Lets learn how to count in Japanese. There are two numeral systems in Japanese – the Sino-Japanese system（漢字音 kanjion）and the native Japanese system (which uses 和語 wago or native Japanese words). Numbers are usually written in kanji but Arabic numerals are also accepted.
We can consider Sino-Japanese (漢語由来) way of counting to be 音読み (onyomi, chinese reading) and Japanese native (和語由来) way of counting to be 訓読み (kunyomi, Japanese reading).
Zero is either called 零 レイ ‘rei’ or ゼロ ‘zero’ and the symbol ‘〇’ is widely used. Sometimes it is also referred to as maru.
Sino-Japanese system (漢語由来) ：
Here is a more interesting chart (with readings in Hiragana).
Native Japanese system (和語由来) ：
This is an old counting method and not normally used or taught nowadays. Instead a generic counter which is derived by adding tsu (つ) at end is considered native Japanese numeral system or yamatokoba (大和言葉). These actually mean ‘number of things’. One simple example would be, 「これを一つください」”Kore wo hitotsu kudasai”, it means “Please give me one of this”. Hitotsu implies “one of ~”.
However, this system is used to count only till 10. Thus, kango (漢語) is used for counting from eleven onwards.
Japanese uses the same pattern of counting numbers above ten. The number 11 which is read as jūichi in Japanese can be broken down into two numbers jū i.e. 10 and ichi i.e. 1. Similarly, 20 nijū can be broken down to ni i.e. 2 and jū i.e. 10 and the number 21 nijuichi can be broken down to nijū i.e 20 and ichi i.e. 1.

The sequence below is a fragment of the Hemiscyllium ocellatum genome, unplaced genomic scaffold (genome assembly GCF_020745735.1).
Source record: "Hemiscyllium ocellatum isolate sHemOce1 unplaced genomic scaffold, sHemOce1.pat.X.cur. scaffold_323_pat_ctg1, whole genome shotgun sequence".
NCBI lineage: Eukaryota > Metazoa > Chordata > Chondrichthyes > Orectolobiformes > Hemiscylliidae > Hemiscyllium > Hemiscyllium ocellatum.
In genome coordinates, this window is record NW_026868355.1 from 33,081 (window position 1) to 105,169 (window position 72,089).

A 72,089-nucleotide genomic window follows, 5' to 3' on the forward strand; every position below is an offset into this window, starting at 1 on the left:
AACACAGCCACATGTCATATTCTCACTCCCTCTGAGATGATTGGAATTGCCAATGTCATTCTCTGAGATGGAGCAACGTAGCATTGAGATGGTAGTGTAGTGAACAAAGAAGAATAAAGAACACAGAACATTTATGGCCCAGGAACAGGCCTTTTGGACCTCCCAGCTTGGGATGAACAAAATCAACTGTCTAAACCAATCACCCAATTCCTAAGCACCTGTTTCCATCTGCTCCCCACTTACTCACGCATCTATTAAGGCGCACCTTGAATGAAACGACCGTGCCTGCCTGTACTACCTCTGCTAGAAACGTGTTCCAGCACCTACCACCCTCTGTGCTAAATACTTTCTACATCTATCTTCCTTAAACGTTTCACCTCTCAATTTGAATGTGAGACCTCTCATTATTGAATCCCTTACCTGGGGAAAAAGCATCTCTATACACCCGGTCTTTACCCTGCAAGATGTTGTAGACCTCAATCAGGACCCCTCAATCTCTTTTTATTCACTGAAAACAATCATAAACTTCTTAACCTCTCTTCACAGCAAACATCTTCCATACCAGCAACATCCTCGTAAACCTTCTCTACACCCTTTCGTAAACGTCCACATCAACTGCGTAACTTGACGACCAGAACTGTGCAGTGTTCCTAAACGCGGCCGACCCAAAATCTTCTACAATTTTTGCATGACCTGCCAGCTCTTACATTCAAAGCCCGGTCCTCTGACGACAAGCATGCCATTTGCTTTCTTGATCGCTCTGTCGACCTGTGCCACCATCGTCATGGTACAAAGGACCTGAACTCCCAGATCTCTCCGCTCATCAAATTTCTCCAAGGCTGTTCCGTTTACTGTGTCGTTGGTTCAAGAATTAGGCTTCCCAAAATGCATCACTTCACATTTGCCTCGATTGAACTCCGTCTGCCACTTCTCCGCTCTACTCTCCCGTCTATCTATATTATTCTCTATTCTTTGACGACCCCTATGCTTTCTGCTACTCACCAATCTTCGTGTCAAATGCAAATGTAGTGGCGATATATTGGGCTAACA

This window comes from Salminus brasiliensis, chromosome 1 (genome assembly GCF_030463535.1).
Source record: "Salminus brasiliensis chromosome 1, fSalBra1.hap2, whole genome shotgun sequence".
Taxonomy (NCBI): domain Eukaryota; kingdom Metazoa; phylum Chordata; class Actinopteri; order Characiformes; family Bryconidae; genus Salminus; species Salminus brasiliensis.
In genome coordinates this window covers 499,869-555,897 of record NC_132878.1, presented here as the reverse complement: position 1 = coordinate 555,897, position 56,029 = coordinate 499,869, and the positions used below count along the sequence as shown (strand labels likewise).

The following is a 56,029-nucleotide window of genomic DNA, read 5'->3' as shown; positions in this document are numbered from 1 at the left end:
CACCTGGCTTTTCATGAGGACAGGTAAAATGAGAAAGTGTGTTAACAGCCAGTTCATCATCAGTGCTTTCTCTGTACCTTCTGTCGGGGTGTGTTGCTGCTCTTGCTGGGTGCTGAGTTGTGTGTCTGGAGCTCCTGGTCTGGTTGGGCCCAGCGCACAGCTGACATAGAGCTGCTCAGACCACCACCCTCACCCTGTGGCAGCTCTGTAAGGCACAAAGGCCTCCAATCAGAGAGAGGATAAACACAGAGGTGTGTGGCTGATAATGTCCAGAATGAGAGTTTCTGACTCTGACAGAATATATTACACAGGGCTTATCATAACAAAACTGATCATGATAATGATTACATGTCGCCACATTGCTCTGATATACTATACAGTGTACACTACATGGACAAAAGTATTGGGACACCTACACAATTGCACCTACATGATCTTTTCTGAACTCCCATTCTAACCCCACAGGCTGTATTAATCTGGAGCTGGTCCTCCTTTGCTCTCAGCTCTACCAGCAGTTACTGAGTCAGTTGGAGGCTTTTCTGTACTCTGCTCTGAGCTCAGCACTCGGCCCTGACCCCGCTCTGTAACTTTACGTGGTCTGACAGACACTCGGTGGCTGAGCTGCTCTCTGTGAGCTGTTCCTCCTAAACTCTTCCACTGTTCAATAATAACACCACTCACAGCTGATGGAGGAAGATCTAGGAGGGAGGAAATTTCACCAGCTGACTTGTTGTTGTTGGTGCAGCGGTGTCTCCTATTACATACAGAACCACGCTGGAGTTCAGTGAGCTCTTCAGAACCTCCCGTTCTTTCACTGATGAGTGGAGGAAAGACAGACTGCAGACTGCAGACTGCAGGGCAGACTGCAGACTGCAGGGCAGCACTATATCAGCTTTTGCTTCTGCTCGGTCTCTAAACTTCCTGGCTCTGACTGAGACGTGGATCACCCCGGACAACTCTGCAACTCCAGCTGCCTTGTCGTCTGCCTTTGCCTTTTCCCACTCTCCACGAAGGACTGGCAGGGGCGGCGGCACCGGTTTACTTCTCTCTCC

However, it is not entirely correct to state that native Japanese system cannot be used to count numbers after 10. Below are some examples from old counting system using wago (和語).
11 とおあまりひとつ touamarihitotsu, 12 とおあまりひとつ touamarifutatsu………… 20 はた hata, 30 みそ miso, 40 よそ yoso….
Although the Sino-Japanese counting system is more prevalent and used in everyday context it is interesting to note that a combination of the traditional and Sino-Japanese counting system is used as a counter for people and some objects . 人 （にん nin）is the counter for persons 一人, for example（ひとり hitori）one person, 二人（ふたり futari）two persons, 三人（さんにん sannin）three persons, 四人（よにん yonin）four persons. Hitori and futari use native Japanese counting but Sino-Japanese system is used from sannin onward.
The Japanese traditional counting system is also used as a universal counter (助数詞 josūshi) except for counting living things, money and time. For more on counters you can take a look at my article on Japanese counters or 助数詞 josūshi.
Furthermore, let us also learn some large numbers in Japanese.
１００ 百 ヒャク hyaku
１０００ 千 セン sen
１０，０００ 一万 イチマン ichiman
１００，０００ 十万 ジュウマン juuman
１０００,０００ 百万 ヒャクマン hyakuman (one million)
１０, ０００,０００ 千万センマン senman (10 million)
１００,０００,０００ 一億 イチオク ichioku (100 million)
１０００,０００,０００ 十億 ジュウオク juuoku (1 billion)
１０００,０００,０００,０００ 一兆 イッチョウ icchou (1 trillion)